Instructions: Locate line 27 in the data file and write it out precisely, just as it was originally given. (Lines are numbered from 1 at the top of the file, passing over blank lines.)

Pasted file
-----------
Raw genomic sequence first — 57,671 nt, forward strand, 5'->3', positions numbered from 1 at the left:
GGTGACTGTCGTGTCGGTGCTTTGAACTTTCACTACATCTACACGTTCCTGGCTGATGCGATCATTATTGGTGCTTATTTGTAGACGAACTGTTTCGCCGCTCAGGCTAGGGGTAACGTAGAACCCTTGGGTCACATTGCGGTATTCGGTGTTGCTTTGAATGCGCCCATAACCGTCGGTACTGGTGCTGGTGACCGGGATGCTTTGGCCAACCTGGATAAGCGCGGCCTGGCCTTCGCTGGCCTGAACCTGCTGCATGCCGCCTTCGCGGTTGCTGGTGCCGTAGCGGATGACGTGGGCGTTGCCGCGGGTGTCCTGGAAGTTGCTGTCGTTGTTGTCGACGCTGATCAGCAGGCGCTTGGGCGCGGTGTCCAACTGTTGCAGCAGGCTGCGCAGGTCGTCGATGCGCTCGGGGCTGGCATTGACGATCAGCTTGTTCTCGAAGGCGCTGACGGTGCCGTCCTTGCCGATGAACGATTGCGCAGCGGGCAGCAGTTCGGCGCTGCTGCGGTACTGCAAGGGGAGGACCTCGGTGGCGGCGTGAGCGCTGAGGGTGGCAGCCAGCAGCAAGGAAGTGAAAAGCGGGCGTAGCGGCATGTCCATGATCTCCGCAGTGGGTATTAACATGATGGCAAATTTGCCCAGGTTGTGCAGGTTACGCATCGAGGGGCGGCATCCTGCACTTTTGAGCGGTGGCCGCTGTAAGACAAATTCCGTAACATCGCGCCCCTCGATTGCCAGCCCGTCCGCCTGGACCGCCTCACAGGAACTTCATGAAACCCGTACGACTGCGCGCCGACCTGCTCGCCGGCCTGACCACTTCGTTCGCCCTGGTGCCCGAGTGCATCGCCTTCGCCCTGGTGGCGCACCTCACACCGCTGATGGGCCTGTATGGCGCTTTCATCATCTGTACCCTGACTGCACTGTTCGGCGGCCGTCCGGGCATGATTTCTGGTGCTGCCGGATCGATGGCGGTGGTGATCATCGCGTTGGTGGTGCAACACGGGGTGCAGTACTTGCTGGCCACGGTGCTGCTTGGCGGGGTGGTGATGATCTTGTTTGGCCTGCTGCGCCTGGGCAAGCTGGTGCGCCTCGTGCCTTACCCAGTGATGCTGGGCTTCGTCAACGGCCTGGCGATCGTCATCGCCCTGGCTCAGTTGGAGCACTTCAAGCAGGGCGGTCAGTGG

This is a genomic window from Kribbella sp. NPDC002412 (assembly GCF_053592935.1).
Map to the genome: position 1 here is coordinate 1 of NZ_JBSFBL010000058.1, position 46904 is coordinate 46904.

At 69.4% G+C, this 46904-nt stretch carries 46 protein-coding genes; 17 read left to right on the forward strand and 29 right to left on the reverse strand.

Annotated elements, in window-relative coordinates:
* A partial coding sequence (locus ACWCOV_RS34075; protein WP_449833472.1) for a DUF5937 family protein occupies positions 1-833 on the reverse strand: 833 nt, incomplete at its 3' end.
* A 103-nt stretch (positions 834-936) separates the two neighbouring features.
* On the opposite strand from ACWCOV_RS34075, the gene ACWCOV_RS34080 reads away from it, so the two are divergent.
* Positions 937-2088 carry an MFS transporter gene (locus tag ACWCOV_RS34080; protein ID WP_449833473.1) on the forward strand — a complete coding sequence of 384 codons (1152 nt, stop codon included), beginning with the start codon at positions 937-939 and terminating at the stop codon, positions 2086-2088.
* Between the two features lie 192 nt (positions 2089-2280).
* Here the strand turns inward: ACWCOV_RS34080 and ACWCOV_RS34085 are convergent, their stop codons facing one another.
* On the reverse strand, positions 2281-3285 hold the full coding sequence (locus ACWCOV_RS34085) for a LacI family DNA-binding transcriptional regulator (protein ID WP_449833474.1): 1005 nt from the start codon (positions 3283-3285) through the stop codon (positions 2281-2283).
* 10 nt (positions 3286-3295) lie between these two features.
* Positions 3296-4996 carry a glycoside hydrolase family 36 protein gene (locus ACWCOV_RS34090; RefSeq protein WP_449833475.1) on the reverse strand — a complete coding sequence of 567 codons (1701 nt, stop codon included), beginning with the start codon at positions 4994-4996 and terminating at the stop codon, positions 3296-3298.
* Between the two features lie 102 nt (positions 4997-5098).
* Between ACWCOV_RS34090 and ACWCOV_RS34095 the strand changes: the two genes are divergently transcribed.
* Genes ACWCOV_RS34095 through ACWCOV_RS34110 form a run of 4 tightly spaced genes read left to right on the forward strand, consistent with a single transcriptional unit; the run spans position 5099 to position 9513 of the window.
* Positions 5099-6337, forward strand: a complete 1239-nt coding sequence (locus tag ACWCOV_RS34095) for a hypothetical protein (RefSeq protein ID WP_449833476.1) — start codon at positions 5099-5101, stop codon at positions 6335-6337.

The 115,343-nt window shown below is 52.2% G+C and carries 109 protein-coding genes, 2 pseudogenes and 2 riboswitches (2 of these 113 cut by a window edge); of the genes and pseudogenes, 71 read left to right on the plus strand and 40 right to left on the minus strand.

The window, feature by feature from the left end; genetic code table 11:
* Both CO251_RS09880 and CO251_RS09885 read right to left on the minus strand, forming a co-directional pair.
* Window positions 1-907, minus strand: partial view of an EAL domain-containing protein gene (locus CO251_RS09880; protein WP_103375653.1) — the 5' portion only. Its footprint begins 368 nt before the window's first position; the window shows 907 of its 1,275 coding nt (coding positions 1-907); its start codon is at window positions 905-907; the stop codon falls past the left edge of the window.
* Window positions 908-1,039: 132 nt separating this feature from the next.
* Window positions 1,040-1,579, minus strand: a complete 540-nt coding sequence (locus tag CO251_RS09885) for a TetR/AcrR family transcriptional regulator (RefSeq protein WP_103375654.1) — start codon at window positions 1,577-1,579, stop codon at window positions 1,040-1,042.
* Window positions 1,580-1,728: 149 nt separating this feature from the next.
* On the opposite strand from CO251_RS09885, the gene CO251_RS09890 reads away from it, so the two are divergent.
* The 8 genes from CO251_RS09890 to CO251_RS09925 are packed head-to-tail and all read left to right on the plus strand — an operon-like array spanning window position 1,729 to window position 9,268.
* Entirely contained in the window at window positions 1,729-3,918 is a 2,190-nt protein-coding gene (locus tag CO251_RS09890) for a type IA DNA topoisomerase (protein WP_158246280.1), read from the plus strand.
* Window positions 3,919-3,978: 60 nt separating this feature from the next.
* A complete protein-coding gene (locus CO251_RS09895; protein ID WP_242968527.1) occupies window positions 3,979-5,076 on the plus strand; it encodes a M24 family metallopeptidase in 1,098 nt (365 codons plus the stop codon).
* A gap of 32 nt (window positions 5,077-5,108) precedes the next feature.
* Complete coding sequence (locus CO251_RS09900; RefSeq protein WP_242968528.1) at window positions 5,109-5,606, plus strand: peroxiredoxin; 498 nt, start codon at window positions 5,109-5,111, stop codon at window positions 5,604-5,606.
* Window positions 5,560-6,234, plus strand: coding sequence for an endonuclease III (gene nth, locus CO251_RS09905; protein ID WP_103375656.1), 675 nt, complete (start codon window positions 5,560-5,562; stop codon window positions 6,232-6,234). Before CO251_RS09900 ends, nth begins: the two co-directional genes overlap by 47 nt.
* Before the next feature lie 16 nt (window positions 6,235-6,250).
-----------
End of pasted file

* On the opposite strand from CO251_RS09885, the gene CO251_RS09890 reads away from it, so the two are divergent.